Yet a new world of work doesn’t have to be a negative prospect. There are plenty of opportunities for businesses in the years ahead, especially those who adapt quickly and put people first and foremost. We look at future the future of work, through the lense of the future of workforce management.
The workplace has changed dramatically as a result of COVID-19. According to the Australian Bureau of Statistics, over 40% of Australians are now working from home for at least part of the week, up from 24% prior to the pandemic.
For workers who are in the office, shop or warehouse, things look very different: more face masks, fewer after-work drinks. More sanitising, less job security. More people stood down, and fewer people on the team.
The pandemic has transformed not just where people work but who works, how they work and what they need. Women have borne the brunt of job losses, while migrant workers have struggled to enter the country. Even among those who have stayed in work, many worry about their job security.
As people face increased stress and isolation, mental health and wellbeing have suffered. Workers will need greater support from their company, ranging from the structural – such as flexible scheduling – through to the interpersonal, such as regular check-ins by managers.
Unfortunately, communication has become more challenging and stilted at a time when people most need it. Constant and varied communication helps people who are vulnerable to stay resilient, energised and optimistic. As such, businesses can no longer rely on old-fashioned means of communication, and instead must seek out new systems: app-based messaging systems, engagement monitoring and more.
It’s not just communication methods that need to change. The economic impact of the pandemic, along with changes to consumer behaviour, means this could be a difficult time for businesses that do not adapt.
It’s not just staff whose needs and wants have changed: customers and clients will also look for different things from companies. The new habits they have formed over the last year may be hard to shake.
Companies across many sectors will find they need to be more responsive and flexible than ever – especially in terms of rostering and shift planning.
The good news is that companies who are informed, prepared and able to adapt quickly will find there are new opportunities for growth. A motivated and resilient workforce will be key to managing these new situations and coming out ahead.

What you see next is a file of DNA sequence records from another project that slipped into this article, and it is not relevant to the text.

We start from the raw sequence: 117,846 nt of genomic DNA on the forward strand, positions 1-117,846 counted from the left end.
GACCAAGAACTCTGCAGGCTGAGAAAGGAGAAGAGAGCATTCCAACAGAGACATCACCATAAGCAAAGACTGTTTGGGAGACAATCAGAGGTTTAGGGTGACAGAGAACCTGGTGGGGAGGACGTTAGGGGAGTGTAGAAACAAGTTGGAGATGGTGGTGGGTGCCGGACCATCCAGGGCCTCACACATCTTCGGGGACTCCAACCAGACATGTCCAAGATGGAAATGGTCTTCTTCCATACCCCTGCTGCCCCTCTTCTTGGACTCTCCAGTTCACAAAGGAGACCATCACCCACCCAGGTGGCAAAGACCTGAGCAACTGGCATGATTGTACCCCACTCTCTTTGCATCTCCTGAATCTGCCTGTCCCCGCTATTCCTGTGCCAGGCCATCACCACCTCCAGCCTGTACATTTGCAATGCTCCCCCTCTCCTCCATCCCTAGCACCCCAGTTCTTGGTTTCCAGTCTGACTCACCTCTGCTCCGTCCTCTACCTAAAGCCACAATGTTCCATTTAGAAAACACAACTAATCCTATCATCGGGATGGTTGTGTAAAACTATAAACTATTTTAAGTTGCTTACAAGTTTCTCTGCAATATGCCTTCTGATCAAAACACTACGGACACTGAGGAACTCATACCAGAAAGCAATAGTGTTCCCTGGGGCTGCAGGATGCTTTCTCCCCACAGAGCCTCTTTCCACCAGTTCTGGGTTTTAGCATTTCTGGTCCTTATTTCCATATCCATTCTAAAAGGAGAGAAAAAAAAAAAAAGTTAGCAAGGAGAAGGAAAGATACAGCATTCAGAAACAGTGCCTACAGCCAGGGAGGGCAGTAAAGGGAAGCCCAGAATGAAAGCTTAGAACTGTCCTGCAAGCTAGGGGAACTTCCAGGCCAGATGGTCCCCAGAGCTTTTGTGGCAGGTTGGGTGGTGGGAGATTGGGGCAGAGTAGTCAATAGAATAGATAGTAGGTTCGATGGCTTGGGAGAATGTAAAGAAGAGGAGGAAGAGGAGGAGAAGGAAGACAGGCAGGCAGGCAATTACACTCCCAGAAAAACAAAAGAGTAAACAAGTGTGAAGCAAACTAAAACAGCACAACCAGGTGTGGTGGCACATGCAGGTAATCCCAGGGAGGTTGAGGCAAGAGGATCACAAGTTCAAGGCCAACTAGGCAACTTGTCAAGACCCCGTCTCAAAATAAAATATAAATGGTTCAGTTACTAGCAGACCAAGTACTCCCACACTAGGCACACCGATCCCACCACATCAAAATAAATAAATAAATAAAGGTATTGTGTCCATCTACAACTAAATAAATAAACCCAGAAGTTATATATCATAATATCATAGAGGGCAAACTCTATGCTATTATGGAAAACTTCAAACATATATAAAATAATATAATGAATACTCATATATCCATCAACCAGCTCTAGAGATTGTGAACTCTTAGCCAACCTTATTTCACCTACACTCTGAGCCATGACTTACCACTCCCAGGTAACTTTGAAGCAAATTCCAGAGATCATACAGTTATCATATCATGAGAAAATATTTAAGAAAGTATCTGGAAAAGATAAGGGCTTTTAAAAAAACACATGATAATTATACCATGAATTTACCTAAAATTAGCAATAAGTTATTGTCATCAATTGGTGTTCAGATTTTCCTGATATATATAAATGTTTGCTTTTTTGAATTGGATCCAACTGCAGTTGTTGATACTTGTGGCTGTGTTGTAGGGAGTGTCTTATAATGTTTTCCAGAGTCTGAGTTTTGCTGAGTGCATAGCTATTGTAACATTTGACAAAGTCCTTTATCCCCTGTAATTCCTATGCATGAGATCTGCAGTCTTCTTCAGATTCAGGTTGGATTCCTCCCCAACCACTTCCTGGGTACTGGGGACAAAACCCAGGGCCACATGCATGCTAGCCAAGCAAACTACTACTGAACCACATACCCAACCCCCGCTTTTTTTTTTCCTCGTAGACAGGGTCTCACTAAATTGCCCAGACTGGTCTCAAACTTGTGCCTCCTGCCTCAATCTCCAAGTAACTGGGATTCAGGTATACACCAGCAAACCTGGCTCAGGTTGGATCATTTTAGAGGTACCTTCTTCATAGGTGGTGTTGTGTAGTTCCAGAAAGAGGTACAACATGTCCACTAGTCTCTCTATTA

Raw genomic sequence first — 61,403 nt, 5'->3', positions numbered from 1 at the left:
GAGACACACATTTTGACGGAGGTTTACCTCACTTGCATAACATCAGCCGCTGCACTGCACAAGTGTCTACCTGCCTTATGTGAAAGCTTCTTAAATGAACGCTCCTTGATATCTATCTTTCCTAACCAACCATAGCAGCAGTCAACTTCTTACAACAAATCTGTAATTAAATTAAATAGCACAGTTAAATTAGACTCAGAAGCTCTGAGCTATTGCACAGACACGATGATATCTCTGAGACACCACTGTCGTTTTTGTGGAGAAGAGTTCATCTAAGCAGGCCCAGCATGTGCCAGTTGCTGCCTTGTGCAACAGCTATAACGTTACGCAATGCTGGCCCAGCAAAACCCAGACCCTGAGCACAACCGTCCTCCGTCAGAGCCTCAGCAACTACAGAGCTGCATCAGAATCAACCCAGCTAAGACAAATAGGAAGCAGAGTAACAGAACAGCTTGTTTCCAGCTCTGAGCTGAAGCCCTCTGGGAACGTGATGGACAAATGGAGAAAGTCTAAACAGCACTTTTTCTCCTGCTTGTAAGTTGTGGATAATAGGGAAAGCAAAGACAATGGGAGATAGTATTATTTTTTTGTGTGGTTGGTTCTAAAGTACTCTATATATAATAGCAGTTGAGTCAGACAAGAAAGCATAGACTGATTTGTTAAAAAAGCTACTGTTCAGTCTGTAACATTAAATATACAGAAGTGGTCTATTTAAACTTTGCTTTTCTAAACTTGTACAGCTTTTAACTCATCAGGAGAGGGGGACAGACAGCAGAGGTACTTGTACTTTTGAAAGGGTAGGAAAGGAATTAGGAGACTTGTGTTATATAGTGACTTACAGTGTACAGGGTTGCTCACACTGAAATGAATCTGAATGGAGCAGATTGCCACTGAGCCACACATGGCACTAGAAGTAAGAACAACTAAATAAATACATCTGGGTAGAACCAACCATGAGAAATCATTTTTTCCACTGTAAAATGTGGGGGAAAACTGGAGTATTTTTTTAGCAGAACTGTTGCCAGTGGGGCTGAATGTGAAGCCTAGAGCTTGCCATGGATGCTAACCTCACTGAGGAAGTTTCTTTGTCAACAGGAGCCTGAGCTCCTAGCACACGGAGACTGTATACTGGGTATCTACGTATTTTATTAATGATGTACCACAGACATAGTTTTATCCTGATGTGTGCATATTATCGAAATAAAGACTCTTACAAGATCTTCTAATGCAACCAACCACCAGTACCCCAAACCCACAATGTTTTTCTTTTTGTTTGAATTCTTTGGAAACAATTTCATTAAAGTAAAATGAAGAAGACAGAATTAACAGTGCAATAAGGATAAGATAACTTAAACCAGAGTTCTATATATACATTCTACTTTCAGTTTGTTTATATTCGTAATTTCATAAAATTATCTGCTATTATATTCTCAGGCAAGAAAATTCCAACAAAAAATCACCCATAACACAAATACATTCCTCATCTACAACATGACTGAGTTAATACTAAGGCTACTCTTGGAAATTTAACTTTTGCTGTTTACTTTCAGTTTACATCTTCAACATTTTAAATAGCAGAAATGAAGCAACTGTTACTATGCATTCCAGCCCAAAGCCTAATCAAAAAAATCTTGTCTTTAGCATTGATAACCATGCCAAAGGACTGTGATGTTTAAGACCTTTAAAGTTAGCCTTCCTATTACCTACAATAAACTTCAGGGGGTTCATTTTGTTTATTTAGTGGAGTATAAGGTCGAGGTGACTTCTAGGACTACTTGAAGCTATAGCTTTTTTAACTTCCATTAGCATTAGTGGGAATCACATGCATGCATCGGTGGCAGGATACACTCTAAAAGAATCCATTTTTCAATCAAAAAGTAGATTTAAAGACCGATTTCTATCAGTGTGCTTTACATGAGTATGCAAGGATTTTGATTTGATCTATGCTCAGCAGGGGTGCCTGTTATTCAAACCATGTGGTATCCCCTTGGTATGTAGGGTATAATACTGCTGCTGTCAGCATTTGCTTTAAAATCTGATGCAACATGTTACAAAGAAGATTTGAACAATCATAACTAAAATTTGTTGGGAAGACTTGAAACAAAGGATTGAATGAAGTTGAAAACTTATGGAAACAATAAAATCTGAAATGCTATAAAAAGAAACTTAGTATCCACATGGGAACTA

While every business will need to find its own route to post-COVID success, those who understand the importance of employee experience, communications and responsiveness will likely bounce back quicker.
To achieve this, companies should:
From improving scheduling to ensuring good communications, there are many ways for companies to make sure that the employee experience is positive. And when they achieve that, employees will become more engaged, loyal and positive representations of the brand. Ultimately, fostering a sense of belonging and looking after workers’ wellbeing will help staff and businesses alike manage these challenging times.
Automated scheduling, app-based communications and streamlined processes: technology can help businesses navigate the new business landscape with ease. By refining processes and upgrading communications, companies will see their flexibility and responsiveness increase. Employee engagement will also improve, while better decisions will be made by more informed managers.
Consumer behaviour has changed, and so too have demands for labour and services. The best decisions will be made based on data and external events – not gut instinct or what worked two years ago.
Cash flow management is key to being responsive. Keep track of the cash conversion cycle, examine your revenue streams and consider if you need to (or can) reduce your variable costs. Look for areas where your cash flow might be squeezed, and be proactive about seeking solutions.
From scheduling to stock, focusing on flexibility will help you improve your responsiveness while controlling your costs and cash flow. Flexible scheduling will also help workers, especially women, carers and casual workers. Combine this with automation and modern communication systems to ensure everything still runs smoothly.
In the post-pandemic world, there are challenges but also opportunities ahead for businesses. By remaining people-centric and prioritising the needs and experiences of customers and workers alike, companies can not just adapt but experience increased growth and profitability. Th future of workforce management will be based on managers abilities to recognise and adapt to these new challenges.
At Humanforce, we believe that good workforce management systems support businesses in improving their relationship with their workers. By automating and simplifying processes, we can help you to enhance employee experience while also improving productivity and efficiency – which will help your business thrive in this rapidly transforming business landscape.
To discover more business strategies and insights that will help your company succeed in the new world of work, register for our Future of Work Summit on the 27th of May 2021.
The event will explore future trends in workforce management and employee experience, how companies are successfully moving forward after COVID-19 and much more. Speakers include Sam Bloom, Janine Waters of BDO Australia, and Jason Averbrook of Leapgen, while topics include:
Why focus on the employee experience?
Whole Person Approach to Creating Digital Employee Experiences
Future of WFM: Designing the experience for the deskless worker
Sign up here to attend.